There have recently been a spate of articles and blogs that are attempting to create a contest between “Network Performance Management” tools and “Application Performance Management” tools. This includes a Network Computing survey that finds fault with APM solutions, and a SOA World Magazine comparison that tries to compare the two types of solutions. This is silly and unproductive. It is far more productive to approach this problem from the perspectives of what your needs and applications look like.
Articles Tagged with Application Performance Management
What exactly is the point of monitoring your infrastructure and your applications? Hopefully your answer to that question is not to just ensure that your network latency is low, that your servers are up, and that you are not about to run out of memory on a server, or hard disk space on an array. Hopefully your answer is that the end goal of monitoring your environment and your applications is to ensure that the applications that comprise your critical business services (to your internal and external constituents) are performing within the expectations of those constituents.
In “Comparing the Different Approaches to Application Performance Management for Virtualized and Cloud based Environments” we compared the different approaches to implementing APM for applications residing in virtualized and cloud based environments. In this post we take a deeper look at the key vendors in the space, and compare their offerings. The purpose of this deeper look is to help you decide which ones to put on your short list for further evaluation.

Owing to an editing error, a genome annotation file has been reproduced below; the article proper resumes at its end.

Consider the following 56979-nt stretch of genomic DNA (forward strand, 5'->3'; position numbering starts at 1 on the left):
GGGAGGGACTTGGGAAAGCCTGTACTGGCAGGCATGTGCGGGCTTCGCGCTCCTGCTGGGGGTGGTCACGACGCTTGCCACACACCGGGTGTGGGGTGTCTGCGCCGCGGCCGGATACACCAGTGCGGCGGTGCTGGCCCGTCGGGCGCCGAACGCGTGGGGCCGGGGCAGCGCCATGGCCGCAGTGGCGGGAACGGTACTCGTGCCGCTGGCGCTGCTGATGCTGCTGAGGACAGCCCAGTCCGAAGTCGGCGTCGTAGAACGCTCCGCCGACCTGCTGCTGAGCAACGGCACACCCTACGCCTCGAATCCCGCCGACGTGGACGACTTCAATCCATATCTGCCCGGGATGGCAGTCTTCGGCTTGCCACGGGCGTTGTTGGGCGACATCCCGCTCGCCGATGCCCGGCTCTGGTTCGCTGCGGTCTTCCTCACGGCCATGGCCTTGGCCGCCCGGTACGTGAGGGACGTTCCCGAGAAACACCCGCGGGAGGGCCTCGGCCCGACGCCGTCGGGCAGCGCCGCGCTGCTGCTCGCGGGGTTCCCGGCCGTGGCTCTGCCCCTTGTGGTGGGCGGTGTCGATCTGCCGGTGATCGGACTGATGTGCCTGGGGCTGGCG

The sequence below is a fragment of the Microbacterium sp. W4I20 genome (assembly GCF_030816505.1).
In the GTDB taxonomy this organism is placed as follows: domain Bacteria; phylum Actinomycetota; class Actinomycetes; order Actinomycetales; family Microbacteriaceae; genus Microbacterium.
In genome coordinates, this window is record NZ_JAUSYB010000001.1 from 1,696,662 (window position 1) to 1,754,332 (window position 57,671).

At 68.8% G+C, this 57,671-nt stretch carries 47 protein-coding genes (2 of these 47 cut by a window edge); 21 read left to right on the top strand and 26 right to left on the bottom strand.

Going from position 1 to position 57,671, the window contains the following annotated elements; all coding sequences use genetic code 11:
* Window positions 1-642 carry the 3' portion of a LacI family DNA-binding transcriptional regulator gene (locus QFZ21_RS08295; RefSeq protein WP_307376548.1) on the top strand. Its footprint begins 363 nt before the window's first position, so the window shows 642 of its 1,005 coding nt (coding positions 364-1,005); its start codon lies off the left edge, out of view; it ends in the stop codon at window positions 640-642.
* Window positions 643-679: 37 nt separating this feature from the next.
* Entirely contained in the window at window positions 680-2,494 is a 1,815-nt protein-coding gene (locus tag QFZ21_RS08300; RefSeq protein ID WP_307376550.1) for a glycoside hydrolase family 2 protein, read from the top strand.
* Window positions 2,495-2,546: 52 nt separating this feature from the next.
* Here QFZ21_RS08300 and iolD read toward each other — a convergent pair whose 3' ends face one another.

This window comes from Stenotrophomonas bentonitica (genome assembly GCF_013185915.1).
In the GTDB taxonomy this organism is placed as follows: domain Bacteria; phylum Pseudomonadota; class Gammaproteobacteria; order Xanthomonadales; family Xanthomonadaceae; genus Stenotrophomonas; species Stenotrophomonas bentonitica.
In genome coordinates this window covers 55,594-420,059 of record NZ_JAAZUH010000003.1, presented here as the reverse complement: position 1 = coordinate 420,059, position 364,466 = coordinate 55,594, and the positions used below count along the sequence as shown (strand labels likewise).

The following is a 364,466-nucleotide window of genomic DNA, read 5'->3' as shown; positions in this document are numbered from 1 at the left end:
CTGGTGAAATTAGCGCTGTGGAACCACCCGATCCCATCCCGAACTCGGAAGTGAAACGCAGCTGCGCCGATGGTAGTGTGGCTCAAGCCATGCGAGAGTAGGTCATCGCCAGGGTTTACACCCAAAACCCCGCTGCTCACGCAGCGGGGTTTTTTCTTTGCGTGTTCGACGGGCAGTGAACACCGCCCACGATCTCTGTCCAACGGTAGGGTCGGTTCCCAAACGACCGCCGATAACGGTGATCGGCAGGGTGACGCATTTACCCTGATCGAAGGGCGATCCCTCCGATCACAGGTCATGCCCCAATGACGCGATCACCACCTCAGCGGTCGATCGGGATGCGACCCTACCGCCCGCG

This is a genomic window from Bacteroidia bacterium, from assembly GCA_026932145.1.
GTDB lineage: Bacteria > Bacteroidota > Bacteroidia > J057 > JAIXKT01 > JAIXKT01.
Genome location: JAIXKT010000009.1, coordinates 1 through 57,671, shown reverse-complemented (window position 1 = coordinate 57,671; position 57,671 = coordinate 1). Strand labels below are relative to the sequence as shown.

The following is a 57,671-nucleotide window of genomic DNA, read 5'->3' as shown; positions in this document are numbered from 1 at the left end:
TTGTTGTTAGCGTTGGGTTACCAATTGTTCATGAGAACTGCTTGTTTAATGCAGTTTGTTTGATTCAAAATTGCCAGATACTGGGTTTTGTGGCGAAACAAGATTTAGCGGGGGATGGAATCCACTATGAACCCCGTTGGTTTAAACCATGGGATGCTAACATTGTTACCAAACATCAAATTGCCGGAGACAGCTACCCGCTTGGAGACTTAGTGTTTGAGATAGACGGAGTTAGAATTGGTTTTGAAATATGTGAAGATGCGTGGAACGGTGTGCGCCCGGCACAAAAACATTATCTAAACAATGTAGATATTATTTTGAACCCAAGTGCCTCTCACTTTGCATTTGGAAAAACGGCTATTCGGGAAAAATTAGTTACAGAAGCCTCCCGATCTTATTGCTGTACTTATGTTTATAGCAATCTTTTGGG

The infrastructure monitoring, application monitoring, cloud management and image provision sectors of the virtualization management space have been going through an extremely rapid evolution in the last few months. This makes it useful to take a look at these four aspects of virtualization management (leaving out security and data protection) in the context of each other.
In, “Is it Time to Reorganize Data Center Operations“, we proposed the IT Operations be reorganized into “Virtual Operations”, where all of the teams that were responsible for resources supporting Virtual Operations (System Engineering, Servers, LAN’s, WAN’s, SAN and Storage) all reported to one person who was responsible for ensuring the delivery of viable virtual environment. In the same post, we proposed that how applications are supported in production, get reorganized into “Application Operations” where there would be one team responsible for the operation of all applications (purchased and custom developed).
For quite some time we have taken the position that in order for the next 60% of the workloads and applications to get virtualized, that the staff operating the virtual environment is going to have to take responsibility for the performance and availability of the applications running on that infrastructure. The logic behind this is simple. If you want someone who owns a performance critical application to give up their dedicated hardware and move into a shared service environment, you are going to have to guarantee the performance of their application to them in order to be allowed to virtualize that application.